- News is a highly complex formulation that requires the best intelligence and a thoughtful strategy for professionals to fashion it properly.
- Editors and reporters are elitists, unrepresentative of their readers and viewers and unable to act effective on their behalf
- A marketing approach to news is the most effective and efficient way to select
and present news that is of interest to and pertinent for the audience. In such
a system, market research findings, which indicate reader and viewer
preferences, are used to decide news.
Now, Dennis’ argument throughout “Debates” is clearly cynical of the journalistic elite. I happen to not believe that market forces should decide what is news. One of the great factors of a free press is that they get to decide what they want to print or not print, and there are enough sources (and blogs) to cover the spectrum. Though, one point that I do take into account is that media research needs to be broadened. To this effect, it does not matter if the journalist is
elite or not. Their choice of graduate school does not matter when the news being reported is triumvirately relevant, valid, and interesting.
Similarly, the “elite media” do not have to worry about technology destroying the newspaper or the mass closure of media outlets. People will always read newspapers, even if one day, far away, they are no longer printed on paper and are subsequently merely news and not literally newspapers. People do read and watch the news, and the household name status of writers and anchors is not based upon their elite status but on their skill to deliver the product. Hugh Hewitt, himself, is not well known merely for his education. He is widely read because what he writes is widely readable. He writes an excellent story. Likewise, the popular television anchors have jobs because of their skill. Elite status plays into things only as far as elite education causes journalists to land high profile jobs, which is not a certainty.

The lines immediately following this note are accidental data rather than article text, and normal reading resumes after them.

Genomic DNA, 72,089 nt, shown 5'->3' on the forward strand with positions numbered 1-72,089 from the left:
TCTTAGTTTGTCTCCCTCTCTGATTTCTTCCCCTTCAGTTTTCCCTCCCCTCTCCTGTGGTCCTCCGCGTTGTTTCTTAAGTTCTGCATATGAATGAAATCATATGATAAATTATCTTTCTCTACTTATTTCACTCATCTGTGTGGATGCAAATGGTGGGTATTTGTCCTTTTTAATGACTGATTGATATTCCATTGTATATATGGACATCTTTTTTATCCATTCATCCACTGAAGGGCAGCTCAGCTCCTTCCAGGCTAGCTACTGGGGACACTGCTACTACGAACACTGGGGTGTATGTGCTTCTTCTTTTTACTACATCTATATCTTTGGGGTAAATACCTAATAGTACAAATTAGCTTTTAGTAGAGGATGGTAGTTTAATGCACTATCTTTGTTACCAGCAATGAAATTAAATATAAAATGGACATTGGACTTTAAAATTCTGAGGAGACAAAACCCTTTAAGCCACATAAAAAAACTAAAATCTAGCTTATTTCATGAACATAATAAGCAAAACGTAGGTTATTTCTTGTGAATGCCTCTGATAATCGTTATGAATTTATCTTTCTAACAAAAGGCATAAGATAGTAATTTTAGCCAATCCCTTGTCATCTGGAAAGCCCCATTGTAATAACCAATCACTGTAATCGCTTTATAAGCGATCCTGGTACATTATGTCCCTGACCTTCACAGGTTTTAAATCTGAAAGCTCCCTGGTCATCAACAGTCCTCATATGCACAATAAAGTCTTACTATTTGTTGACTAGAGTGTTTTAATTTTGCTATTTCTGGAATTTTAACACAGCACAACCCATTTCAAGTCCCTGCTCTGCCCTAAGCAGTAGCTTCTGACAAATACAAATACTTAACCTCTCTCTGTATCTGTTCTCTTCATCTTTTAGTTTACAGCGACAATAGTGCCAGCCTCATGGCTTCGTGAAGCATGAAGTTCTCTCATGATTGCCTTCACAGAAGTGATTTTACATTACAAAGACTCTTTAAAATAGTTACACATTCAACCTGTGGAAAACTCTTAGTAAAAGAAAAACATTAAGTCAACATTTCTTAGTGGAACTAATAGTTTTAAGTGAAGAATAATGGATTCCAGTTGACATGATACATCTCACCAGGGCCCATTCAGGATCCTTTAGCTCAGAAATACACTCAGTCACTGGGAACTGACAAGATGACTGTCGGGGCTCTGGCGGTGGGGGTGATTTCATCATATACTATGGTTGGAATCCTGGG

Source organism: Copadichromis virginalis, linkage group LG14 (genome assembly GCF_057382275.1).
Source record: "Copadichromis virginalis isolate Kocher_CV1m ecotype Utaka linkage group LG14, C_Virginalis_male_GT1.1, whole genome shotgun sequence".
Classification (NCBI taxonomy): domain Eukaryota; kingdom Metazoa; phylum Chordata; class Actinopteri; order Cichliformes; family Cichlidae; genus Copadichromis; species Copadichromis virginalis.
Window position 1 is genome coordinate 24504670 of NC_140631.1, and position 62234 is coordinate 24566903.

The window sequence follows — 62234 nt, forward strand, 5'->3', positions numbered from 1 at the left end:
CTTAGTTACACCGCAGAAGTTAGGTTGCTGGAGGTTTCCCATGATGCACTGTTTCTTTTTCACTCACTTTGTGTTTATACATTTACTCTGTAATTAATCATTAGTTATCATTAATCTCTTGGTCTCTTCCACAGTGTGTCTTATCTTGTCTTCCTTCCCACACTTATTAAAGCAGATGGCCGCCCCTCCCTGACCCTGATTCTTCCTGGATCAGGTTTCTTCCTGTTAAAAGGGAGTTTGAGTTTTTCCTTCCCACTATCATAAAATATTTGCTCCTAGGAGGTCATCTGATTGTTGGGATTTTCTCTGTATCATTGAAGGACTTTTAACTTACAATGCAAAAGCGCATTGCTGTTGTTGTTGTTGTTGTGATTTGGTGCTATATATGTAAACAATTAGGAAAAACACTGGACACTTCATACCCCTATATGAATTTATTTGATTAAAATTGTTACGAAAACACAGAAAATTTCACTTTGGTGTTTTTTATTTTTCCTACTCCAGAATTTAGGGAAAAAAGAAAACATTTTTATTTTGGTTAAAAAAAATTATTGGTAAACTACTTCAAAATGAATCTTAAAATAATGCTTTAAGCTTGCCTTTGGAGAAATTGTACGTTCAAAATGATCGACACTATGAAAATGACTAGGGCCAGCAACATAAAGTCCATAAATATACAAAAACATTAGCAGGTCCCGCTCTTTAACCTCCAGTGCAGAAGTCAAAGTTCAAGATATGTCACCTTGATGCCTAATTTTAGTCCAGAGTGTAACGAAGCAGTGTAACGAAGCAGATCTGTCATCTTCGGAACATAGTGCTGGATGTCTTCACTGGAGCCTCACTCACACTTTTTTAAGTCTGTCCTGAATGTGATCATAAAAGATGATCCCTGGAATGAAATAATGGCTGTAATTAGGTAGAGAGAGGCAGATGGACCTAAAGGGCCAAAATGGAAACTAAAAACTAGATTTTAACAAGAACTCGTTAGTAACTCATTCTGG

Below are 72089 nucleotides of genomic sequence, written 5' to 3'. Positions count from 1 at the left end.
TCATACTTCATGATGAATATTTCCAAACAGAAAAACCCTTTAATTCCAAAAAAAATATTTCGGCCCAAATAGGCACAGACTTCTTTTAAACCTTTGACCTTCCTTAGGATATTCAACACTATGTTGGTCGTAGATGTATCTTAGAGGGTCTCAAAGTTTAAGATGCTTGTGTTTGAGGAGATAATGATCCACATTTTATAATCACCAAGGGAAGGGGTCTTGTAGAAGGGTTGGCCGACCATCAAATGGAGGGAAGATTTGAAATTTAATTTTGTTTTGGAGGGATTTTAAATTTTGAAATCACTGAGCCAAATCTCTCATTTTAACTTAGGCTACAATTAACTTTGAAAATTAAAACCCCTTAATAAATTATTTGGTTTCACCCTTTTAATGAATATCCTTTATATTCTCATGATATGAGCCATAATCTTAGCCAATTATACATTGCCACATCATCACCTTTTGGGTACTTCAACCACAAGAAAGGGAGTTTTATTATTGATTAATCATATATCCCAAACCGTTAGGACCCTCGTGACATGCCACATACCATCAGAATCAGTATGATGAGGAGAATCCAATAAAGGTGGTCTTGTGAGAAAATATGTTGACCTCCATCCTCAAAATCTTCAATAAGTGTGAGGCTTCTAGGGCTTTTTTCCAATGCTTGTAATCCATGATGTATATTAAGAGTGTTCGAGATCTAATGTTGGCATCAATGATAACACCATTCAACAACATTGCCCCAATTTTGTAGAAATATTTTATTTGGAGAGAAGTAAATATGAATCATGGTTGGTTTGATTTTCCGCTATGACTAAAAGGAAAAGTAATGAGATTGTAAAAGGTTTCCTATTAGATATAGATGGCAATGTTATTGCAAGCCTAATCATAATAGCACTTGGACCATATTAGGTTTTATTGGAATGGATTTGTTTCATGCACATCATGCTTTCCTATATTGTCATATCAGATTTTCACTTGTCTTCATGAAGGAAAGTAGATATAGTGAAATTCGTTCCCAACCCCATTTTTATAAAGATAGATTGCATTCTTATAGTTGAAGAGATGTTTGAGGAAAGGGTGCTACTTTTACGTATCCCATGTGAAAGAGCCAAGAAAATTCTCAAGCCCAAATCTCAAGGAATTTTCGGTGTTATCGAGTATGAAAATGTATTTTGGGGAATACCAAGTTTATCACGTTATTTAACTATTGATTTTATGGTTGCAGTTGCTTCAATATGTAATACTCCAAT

I often read James Carroll’s weekly column in the Boston Globe. I don’t read it because I necessarily agree with what he has to say, and I often do not, but he is an excellent writer who is very well known among Globe readers. His column from earlier in the year, “Is America actually in a state of war?” is an intelligent commentary on the status of the nation. Moreover, it is a downright angry criticism of the Republican government. It is powerful writing that over a million people will read, but it is not elitist. Carroll, 63, does not fit the standard definition of the elite journalist. The priest-turned-journalist is merely a skilled writer with a proper education to enrich the skill set.
Elite status is not a requirement in this profession. Most journalists are beginning to realize this. Thus, just as there is clearly nothing wrong with a Berkley or Columbia Journalism education, likewise, nothing has stopped many of its professors from contributing to their own weblogs. The simple trade game continues, and while blogs jockey for position in the legitimate journalism world, the “big five” will live on with or without them, but almost certainly with.